The relationship between parasites and humans goes back a long way, to evolution in fact. Many a parasite can
only reach maturity in a human body, including tapeworms Taenia
saginata or Taenia solium. Other species, like certain types of
pinworms, feed exclusively on humans for their entire life cycle.
This means the battle against parasites is not easily won. We
have to work against thousands of years of evolutionary development
driving these parasites to infest humans for survival.
Keeping ourselves free of parasites becomes
an even tougher task when considering that in the human body parasite
presence can be asymptomatic. This means parasites can be in your
system for decades, infecting muscle tissue and even your nervous
system without you knowing. Some parasites actually feed on your
tissue and body organs while others consume your digested food,
stealing away the nutrients that fuel body function. When
parasites present symptoms, they can include nausea, abdominal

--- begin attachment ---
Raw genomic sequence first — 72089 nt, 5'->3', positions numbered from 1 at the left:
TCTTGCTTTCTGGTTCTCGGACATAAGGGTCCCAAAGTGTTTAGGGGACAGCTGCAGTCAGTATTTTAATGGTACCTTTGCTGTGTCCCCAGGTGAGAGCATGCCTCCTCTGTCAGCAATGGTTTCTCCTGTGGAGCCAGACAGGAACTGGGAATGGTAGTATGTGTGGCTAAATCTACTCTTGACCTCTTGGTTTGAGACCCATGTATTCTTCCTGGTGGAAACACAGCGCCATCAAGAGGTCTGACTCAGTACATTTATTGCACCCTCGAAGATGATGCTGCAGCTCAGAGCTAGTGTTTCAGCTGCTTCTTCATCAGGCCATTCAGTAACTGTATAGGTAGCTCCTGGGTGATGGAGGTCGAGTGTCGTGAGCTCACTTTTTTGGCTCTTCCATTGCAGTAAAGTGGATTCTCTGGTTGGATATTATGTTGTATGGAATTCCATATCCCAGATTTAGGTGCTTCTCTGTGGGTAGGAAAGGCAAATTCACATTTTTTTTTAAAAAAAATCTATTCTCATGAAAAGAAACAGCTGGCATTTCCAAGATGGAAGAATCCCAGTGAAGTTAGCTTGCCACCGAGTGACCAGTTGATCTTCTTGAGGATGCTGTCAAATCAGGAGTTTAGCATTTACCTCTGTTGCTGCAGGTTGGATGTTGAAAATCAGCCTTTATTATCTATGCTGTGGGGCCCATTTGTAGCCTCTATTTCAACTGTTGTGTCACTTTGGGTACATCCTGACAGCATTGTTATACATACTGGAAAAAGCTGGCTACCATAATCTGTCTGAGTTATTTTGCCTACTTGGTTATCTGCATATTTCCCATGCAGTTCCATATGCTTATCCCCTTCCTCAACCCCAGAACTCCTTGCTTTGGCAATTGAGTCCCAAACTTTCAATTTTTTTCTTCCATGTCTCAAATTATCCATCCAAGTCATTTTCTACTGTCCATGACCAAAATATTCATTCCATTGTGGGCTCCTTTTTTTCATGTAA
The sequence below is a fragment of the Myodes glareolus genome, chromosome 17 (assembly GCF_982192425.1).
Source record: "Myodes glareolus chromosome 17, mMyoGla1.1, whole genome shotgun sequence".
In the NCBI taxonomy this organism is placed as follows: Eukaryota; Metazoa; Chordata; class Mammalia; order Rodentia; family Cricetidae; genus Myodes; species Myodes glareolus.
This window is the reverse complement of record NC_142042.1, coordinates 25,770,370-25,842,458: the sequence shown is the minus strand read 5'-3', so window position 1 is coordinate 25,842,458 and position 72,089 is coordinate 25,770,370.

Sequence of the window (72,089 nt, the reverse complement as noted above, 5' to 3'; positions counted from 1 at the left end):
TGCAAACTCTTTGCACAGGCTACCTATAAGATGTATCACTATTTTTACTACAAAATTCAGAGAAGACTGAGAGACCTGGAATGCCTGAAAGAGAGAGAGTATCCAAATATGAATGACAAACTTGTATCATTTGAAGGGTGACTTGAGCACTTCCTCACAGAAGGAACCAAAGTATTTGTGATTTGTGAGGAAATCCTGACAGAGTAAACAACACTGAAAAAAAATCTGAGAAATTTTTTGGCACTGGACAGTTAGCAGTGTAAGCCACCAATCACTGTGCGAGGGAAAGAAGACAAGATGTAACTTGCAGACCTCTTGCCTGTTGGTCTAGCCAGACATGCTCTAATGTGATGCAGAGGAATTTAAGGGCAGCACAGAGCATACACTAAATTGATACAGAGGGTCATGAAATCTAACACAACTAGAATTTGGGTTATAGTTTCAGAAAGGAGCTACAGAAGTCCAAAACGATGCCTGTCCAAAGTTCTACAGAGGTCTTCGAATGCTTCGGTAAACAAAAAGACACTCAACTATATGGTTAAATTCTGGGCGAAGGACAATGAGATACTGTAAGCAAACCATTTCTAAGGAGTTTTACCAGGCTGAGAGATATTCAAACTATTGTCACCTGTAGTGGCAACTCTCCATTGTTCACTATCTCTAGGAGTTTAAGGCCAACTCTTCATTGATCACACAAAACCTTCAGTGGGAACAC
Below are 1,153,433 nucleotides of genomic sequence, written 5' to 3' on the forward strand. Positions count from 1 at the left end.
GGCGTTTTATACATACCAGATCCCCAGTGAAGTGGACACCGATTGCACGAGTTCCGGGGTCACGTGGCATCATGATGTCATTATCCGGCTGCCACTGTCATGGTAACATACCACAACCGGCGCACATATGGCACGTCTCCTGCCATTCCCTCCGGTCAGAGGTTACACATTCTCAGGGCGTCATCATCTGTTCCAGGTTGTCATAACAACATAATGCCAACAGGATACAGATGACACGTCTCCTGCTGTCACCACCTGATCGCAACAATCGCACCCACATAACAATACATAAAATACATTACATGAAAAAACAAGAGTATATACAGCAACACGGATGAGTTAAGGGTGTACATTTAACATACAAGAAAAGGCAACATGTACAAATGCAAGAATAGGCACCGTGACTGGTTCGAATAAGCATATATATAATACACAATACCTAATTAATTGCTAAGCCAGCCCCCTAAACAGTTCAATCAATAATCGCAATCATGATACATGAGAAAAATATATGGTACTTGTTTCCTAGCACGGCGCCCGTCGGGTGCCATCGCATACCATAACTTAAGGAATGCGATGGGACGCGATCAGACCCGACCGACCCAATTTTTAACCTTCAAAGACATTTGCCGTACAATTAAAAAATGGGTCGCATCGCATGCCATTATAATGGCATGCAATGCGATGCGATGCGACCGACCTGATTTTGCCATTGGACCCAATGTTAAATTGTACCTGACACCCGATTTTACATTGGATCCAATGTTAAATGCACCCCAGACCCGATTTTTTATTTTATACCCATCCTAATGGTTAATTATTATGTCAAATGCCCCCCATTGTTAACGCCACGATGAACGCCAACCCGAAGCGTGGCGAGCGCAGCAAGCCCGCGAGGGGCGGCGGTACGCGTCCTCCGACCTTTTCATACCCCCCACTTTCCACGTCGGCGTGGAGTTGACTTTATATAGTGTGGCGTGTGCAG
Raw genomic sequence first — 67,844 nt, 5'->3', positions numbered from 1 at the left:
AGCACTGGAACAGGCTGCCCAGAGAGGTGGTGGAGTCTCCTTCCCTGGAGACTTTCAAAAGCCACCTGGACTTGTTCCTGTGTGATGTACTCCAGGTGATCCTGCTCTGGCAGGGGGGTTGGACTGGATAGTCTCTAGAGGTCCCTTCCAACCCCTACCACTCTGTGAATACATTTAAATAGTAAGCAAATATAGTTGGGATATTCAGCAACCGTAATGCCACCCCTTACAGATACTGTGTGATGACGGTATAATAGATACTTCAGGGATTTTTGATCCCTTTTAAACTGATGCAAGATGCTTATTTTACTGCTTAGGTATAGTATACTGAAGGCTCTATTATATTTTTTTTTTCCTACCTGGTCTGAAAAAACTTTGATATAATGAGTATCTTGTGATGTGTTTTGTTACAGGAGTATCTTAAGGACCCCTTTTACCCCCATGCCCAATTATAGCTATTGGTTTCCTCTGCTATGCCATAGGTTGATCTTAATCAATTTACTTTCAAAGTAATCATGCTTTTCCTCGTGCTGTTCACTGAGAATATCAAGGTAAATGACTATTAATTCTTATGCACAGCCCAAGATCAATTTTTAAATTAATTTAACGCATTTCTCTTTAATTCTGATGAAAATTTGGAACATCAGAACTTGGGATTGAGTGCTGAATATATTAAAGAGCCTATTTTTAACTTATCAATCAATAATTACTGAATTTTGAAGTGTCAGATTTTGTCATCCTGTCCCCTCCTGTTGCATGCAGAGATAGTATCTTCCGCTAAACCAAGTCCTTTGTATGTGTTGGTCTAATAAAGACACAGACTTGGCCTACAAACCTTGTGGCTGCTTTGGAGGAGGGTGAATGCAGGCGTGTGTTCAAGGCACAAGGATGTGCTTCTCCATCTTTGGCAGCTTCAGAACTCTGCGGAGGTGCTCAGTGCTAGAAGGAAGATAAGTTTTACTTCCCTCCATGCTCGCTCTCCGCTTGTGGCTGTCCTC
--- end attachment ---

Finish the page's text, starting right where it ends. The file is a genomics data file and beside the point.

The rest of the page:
cramping, and weakness. In the long term, they can cause malnutrition,
constant fatigue, infections, and even neurological damage.
Medical testing for parasites can be unreliable
considering that more than 1,000 species of parasites can infest
humans with only about 50 detectable in normal screenings. Those
tests are not always accurate, leaving even more to chance. Luckily,
the serious damage caused by a long-term parasite infestation
in the human system is slow to come, so prevention and early treatment
can keep you healthy. Frequent bathing, regular housekeeping,
cooking meat thoroughly, avoiding water in developing countries,
and washing your hands regularly – especially after contact
with pets or soil – are good prevention methods.